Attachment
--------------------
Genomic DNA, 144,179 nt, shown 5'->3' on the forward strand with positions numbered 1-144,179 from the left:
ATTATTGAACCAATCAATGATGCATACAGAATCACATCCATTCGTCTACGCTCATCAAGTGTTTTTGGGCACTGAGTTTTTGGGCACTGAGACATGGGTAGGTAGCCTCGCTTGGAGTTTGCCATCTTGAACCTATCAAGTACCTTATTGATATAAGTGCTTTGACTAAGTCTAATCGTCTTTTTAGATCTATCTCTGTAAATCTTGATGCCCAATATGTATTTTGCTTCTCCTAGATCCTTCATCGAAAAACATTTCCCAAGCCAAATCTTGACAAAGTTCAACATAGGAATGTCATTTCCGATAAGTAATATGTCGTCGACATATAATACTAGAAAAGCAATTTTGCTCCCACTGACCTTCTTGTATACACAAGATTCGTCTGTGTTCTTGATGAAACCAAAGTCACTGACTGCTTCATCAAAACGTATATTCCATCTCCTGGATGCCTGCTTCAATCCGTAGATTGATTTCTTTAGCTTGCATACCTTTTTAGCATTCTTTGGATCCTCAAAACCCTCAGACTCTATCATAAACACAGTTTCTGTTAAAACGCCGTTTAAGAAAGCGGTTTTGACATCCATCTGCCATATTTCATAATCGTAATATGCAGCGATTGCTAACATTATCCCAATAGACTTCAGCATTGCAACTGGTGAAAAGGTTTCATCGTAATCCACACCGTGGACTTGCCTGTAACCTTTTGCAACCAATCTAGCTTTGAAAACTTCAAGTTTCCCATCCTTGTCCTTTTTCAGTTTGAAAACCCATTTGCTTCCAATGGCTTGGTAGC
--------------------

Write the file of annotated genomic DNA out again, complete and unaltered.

Genomic DNA, 144,179 nt, shown 5'->3' on the forward strand with positions numbered 1-144,179 from the left:
ATTATTGAACCAATCAATGATGCATACAGAATCACATCCATTCGTCTACGCTCATCAAGTGTTTTTGGGCACTGAGTTTTTGGGCACTGAGACATGGGTAGGTAGCCTCGCTTGGAGTTTGCCATCTTGAACCTATCAAGTACCTTATTGATATAAGTGCTTTGACTAAGTCTAATCGTCTTTTTAGATCTATCTCTGTAAATCTTGATGCCCAATATGTATTTTGCTTCTCCTAGATCCTTCATCGAAAAACATTTCCCAAGCCAAATCTTGACAAAGTTCAACATAGGAATGTCATTTCCGATAAGTAATATGTCGTCGACATATAATACTAGAAAAGCAATTTTGCTCCCACTGACCTTCTTGTATACACAAGATTCGTCTGTGTTCTTGATGAAACCAAAGTCACTGACTGCTTCATCAAAACGTATATTCCATCTCCTGGATGCCTGCTTCAATCCGTAGATTGATTTCTTTAGCTTGCATACCTTTTTAGCATTCTTTGGATCCTCAAAACCCTCAGACTCTATCATAAACACAGTTTCTGTTAAAACGCCGTTTAAGAAAGCGGTTTTGACATCCATCTGCCATATTTCATAATCGTAATATGCAGCGATTGCTAACATTATCCCAATAGACTTCAGCATTGCAACTGGTGAAAAGGTTTCATCGTAATCCACACCGTGGACTTGCCTGTAACCTTTTGCAACCAATCTAGCTTTGAAAACTTCAAGTTTCCCATCCTTGTCCTTTTTCAGTTTGAAAACCCATTTGCTTCCAATGGCTTGGTAGC